4. Brands Raise The Bar. Brands live or die on trust and reputation. So in order to survive and prosper as a brand, there is an authenticity that has to come from within—whether it’s from the founder, the corporate culture, the quality control, the innovation or the customer care, just to name a few. Anonymous generics have nothing more to offer. And to be sure, well marketed brands can also disappoint and betray their trust, as in the case of Volkswagen or Wells Fargo.

5. Brands Play A Role In Making A Society Better. True, there have been some very misguided and mismanaged brands. But as a rule, many brands understand the long-term rewards of giving back and can be some of society’s best citizens. In fact, brands often fill the gap between what the government can provide and what faith-based organizations or charities can provide. Granted, these philanthropic missions provide a strategic benefit to the brand. But nevertheless, brands that support cancer research, preservation of wetlands or helping the homeless are a welcome force of good.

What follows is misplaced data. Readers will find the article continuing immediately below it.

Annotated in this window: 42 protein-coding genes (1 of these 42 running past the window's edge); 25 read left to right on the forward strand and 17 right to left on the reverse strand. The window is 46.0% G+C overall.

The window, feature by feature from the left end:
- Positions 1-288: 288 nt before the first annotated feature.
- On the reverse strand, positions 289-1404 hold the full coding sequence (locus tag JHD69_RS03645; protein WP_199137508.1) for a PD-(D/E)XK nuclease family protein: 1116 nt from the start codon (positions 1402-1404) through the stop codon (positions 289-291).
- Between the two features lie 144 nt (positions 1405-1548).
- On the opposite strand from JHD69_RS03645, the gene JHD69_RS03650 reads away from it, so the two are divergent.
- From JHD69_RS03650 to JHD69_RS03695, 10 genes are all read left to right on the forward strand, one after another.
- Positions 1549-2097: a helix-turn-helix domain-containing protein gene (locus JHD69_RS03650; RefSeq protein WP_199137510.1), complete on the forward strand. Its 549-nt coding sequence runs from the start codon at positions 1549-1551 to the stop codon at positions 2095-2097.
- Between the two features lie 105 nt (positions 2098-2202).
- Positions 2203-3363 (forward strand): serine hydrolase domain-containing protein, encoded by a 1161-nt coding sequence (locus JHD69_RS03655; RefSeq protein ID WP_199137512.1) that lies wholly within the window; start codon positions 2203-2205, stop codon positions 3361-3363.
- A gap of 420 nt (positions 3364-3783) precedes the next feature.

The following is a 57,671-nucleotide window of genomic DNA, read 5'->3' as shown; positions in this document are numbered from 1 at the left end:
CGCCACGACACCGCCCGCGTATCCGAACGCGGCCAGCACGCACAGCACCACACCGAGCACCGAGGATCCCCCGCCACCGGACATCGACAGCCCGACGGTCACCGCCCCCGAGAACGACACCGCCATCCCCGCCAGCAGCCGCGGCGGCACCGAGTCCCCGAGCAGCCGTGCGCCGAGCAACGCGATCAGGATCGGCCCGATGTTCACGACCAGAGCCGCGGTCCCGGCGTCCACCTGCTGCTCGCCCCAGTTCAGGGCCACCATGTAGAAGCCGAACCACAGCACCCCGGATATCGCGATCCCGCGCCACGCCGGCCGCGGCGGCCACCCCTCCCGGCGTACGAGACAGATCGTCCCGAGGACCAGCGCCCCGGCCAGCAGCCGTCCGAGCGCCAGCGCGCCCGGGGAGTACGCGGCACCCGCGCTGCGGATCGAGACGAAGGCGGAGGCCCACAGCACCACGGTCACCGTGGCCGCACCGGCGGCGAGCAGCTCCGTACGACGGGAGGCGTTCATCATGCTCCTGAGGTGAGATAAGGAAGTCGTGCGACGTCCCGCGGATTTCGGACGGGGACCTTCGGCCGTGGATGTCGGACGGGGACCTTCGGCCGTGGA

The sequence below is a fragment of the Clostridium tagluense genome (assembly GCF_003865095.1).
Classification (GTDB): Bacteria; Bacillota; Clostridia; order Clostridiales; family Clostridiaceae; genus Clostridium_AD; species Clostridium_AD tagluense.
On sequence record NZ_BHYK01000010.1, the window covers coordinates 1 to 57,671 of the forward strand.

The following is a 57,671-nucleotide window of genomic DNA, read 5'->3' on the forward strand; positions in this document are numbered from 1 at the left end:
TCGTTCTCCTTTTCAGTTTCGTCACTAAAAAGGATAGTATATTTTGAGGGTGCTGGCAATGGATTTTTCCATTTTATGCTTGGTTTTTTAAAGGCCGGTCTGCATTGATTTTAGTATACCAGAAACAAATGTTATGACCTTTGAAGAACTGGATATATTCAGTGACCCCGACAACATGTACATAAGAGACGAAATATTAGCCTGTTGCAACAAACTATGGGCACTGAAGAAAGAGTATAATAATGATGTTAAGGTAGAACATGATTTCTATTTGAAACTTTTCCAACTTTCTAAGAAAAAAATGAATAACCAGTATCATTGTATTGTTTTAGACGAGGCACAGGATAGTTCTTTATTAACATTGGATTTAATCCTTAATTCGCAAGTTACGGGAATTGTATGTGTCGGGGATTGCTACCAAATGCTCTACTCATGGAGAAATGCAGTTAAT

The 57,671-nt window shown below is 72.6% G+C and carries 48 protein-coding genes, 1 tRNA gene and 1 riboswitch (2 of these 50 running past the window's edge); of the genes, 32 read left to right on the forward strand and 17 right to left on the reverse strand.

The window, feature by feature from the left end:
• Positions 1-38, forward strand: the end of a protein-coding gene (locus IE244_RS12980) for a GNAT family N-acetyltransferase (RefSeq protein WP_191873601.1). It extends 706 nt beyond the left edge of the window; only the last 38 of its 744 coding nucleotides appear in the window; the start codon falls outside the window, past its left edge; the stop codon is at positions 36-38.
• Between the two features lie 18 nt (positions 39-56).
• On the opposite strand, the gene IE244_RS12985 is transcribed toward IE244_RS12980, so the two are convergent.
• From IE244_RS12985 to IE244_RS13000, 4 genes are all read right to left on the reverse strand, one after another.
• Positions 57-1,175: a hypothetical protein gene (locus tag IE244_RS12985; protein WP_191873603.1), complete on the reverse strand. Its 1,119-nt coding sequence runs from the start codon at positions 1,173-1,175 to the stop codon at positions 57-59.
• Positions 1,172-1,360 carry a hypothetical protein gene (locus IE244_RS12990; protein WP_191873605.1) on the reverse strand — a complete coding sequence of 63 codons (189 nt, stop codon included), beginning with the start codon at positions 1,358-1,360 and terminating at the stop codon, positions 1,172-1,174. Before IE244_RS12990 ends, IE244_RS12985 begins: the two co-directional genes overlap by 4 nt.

6. Brands Drive Competition. Brands spur innovation, solve consumer problems, address unmet needs, and yes, can drive costs down over time. Think Samsung vs. Apple. Verizon vs. AT&T. Southwest Airlines vs. everybody else. Brands create value and influence others to do the same.

7. Brands Affirm Their Consumers. As a human, we all need and seek affirmation about who we are and what our value is as a person. Our loyalty and advocacy of our favorite brands says a lot about who we are. There can be a healthy pride and satisfaction in identifying yourself with a brand you love, whether it’s what you drive, drink, or cheer. And brand incentive and reward programs cement and complete the loyalty picture. Sports franchise brands are affirmation on a massive scale and can be a source of immense community pride and identification.

8. Brands Challenge Us To Be Better. The world’s successful brands aspire ownership and experience with the consumers and buyers they target. They become goals and benchmarks, which in turn, inspire hard work, more education and healthier lifestyles. The success of Peloton owes as much to the aspirational healthy, athletic image of the owner working out as the impressive product engineering and cloud-based technology that goes into its stationary cycles. The Garmin campaign “Beat Yesterday” issues a challenge every owner of their wearable technology can identify with—to be better, healthier, stronger.

Generic commodities are no match for brands, they challenge consumers to save money, and nothing more.